A switch converter that modifies the voltage of a DC power source using a transformer is known as a push-pull converter.
A push-pull converter can be identified by the fact that the transformer primary is supplied with current from the input line by pairs of transistors in a push-pull circuit that is symmetrical.
The transformer’s current is periodically reversed by periodically turning on and off the transistors. As a result, during both parts of the switching cycle, current is pulled from the line.
In general, any converter having bidirectional excitation of the transformer is referred to as push-pull. In a full-bridge converter, for instance, the switches (connected as an H-bridge) alternate the voltage across the transformer’s supply side, causing the transformer to operate as it would for AC power and generate a voltage on its output side.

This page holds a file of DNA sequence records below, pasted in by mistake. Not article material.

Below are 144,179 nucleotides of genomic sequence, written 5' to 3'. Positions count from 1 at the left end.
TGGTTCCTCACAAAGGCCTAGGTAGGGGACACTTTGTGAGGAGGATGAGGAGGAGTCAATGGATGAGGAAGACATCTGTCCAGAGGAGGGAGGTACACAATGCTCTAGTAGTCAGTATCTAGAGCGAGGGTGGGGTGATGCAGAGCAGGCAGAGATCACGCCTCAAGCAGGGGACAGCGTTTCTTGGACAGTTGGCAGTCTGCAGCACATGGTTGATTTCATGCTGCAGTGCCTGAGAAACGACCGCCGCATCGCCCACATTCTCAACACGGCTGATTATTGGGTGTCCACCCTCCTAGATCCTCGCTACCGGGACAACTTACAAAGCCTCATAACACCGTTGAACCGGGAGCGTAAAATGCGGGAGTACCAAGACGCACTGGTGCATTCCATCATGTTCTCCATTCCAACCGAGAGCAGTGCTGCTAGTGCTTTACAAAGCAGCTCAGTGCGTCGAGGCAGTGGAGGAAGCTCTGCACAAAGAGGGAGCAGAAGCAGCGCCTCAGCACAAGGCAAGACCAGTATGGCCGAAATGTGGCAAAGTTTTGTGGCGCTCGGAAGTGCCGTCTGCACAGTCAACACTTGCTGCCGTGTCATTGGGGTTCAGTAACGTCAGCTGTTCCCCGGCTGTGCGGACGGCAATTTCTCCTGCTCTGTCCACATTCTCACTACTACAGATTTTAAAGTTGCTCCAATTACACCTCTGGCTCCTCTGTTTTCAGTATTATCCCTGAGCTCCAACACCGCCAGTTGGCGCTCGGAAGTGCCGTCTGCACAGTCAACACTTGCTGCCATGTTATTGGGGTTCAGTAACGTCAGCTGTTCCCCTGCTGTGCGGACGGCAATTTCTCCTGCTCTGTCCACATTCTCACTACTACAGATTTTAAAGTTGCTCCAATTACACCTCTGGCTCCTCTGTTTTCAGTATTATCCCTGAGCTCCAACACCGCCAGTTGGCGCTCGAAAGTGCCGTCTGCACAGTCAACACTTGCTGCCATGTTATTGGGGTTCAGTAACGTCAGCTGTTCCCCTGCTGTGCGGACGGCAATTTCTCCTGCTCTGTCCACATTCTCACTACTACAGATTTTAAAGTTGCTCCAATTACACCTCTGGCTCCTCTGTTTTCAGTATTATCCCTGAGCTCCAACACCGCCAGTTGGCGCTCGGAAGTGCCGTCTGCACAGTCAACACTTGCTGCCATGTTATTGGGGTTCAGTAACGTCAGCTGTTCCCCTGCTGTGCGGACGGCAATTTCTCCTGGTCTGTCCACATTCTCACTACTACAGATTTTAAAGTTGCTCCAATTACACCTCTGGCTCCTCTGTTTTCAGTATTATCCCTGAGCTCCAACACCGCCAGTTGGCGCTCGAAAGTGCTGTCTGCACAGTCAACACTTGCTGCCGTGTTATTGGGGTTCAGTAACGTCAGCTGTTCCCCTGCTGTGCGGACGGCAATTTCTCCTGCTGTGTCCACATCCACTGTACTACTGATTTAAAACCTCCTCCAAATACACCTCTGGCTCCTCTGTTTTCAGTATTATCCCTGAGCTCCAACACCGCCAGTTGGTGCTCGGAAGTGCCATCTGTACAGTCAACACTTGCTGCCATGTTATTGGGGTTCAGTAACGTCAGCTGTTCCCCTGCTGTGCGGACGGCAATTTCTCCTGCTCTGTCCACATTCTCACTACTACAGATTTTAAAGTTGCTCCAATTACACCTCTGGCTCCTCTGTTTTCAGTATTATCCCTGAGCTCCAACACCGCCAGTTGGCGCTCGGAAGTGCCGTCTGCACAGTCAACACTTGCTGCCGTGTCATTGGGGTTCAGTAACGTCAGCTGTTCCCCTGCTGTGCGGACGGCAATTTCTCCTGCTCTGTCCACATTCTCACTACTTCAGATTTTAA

Push-pull, however, is most frequently used to describe a two-switch architecture with a split primary winding.
The Global Push-pull DC-DC converter market accounted for $XX Billion in 2021 and is anticipated to reach $XX Billion by 2030, registering a CAGR of XX% from 2022 to 2030.
The SN6505x from Texas Instruments is a push-pull transformer driver with a very low voltage across and is intended specifically for small form factor, isolated power supplies.
It also features low noise and low EMI. It uses a DC power source ranging from 2.25 V to 5 V to drive low-profile, center-tapped transformers.
By slew rate controlling the output switch voltage and using spread spectrum clocking, ultra-low noise and EMI are made possible (SSC).
The SN6505x is made up of an oscillator and a gate drive circuit that generates the complimentary output signals required to operate ground-referenced N-channel power switches.
The device has two 1-A Power-MOSFET switches to ensure that it can start up even when under a lot of load.
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